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Discrimination Based on Race, Sex, Religion, Disability, Language, or Social Status
The Constitution provides that all citizens are equal before the law, without discrimination on the basis of ethnic origin, tribe, clan, color, sex, region, social origin, religion or faith opinion, economic status, culture, language, social status, or physical or mental disability. The Government generally enforced these provisions; however, problems remained.
Domestic violence against women was common and wife beating occurred frequently. Cases normally were handled within the context of the extended family and rarely came before the courts. When the Government did become involved, such as in cases involving serious injury, the courts handled such cases efficiently, leading to the conviction of numerous suspects. During the year, numerous rape trials resulted in convictions with the maximum sentences for perpetrators. Prosecutions for rape continued during the year; those convicted generally received sentences of from 20 to 30 years' imprisonment.
Prostitution and trafficking were problems (see Section 6.f.).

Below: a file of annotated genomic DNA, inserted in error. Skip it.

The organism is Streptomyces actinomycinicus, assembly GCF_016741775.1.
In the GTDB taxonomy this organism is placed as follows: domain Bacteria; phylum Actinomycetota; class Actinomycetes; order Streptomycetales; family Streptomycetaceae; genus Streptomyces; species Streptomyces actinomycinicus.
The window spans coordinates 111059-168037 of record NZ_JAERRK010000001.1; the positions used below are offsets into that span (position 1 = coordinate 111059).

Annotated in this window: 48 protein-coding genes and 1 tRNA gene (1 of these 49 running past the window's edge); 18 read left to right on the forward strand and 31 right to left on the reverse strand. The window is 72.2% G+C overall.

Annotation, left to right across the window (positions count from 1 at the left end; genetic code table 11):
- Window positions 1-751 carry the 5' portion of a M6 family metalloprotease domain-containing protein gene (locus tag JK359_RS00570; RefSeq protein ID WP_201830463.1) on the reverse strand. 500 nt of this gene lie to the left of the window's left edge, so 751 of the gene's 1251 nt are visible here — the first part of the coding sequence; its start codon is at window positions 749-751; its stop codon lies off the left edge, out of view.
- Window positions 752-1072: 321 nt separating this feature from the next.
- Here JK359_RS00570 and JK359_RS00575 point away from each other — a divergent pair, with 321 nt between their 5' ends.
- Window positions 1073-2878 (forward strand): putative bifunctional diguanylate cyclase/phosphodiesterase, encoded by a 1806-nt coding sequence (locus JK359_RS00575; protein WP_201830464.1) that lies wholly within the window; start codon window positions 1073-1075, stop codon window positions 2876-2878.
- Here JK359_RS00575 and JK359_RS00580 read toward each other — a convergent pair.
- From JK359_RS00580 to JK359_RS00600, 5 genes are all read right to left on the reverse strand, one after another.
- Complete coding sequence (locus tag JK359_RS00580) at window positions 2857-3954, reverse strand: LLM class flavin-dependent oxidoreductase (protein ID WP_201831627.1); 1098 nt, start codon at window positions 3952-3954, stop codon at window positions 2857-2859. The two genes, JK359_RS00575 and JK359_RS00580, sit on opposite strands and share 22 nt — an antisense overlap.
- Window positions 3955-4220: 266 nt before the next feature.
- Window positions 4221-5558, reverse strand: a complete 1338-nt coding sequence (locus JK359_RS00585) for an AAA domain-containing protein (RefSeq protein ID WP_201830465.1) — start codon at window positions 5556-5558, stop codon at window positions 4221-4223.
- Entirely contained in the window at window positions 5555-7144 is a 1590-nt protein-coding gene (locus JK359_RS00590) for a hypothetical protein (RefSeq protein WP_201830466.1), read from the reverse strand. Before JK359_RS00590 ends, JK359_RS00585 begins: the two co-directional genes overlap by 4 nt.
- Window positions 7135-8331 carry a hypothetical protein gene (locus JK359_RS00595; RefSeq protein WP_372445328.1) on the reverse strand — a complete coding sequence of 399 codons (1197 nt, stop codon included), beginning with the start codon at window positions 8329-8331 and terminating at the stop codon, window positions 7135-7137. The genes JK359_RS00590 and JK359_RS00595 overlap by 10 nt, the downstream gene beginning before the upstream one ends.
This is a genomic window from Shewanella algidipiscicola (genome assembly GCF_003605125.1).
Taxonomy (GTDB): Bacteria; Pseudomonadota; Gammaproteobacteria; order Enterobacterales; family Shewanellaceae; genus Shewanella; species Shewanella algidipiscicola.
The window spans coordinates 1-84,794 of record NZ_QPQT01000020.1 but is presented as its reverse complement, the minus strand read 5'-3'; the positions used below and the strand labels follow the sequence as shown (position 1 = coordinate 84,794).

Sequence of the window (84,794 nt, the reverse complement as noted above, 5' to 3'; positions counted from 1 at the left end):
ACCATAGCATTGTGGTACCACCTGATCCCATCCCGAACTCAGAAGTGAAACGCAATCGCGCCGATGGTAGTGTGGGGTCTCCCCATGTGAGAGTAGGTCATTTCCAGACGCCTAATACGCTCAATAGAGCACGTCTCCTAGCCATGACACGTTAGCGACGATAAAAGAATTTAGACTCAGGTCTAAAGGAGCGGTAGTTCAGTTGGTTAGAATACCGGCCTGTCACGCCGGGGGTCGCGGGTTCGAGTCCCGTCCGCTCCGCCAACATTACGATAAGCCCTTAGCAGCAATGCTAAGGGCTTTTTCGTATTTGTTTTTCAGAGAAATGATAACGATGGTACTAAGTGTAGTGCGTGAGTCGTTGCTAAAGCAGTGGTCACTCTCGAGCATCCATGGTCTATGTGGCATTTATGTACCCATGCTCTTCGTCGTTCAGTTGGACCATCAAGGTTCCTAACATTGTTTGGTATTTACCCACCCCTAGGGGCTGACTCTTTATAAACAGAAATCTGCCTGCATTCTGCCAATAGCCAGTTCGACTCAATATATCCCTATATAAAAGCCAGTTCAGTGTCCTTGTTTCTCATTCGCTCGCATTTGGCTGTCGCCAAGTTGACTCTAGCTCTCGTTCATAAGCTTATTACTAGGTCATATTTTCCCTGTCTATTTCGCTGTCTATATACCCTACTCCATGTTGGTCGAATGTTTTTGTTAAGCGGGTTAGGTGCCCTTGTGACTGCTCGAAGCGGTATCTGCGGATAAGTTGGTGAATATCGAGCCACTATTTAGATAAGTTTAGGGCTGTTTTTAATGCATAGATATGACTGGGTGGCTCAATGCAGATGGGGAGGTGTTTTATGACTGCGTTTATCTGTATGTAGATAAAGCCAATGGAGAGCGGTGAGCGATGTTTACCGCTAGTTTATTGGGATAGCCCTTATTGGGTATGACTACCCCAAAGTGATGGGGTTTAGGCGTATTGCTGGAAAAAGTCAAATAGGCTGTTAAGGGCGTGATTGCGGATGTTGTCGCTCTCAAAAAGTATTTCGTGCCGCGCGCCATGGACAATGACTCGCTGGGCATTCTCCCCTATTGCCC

Women continued to face societal discrimination. Women traditionally performed most of the subsistence farming. Since the 1994 genocide, which left numerous women as heads of households, women have assumed a larger role in the modern sector, and many run their own businesses. Nevertheless, women continued to have limited opportunities for education, employment, and promotion. Government efforts to expand opportunities for women included a clause in the Constitution providing that at least 30 percent of the seats in parliament be reserved for women; women won approximately 40 percent of the seats during September legislative elections. Other efforts included the sponsorship of scholarships for girls in primary and secondary school, the provision of loans to rural women, and a Ministry of Gender program to train government officials and NGOs in methods to increase the role of women in the workforce. The Family Code generally improved the legal position of women in matters relating to marriage, divorce, and child custody. The law allows women to inherit property from their fathers and husbands, and allows couples to choose the legal property arrangements they wish to adopt.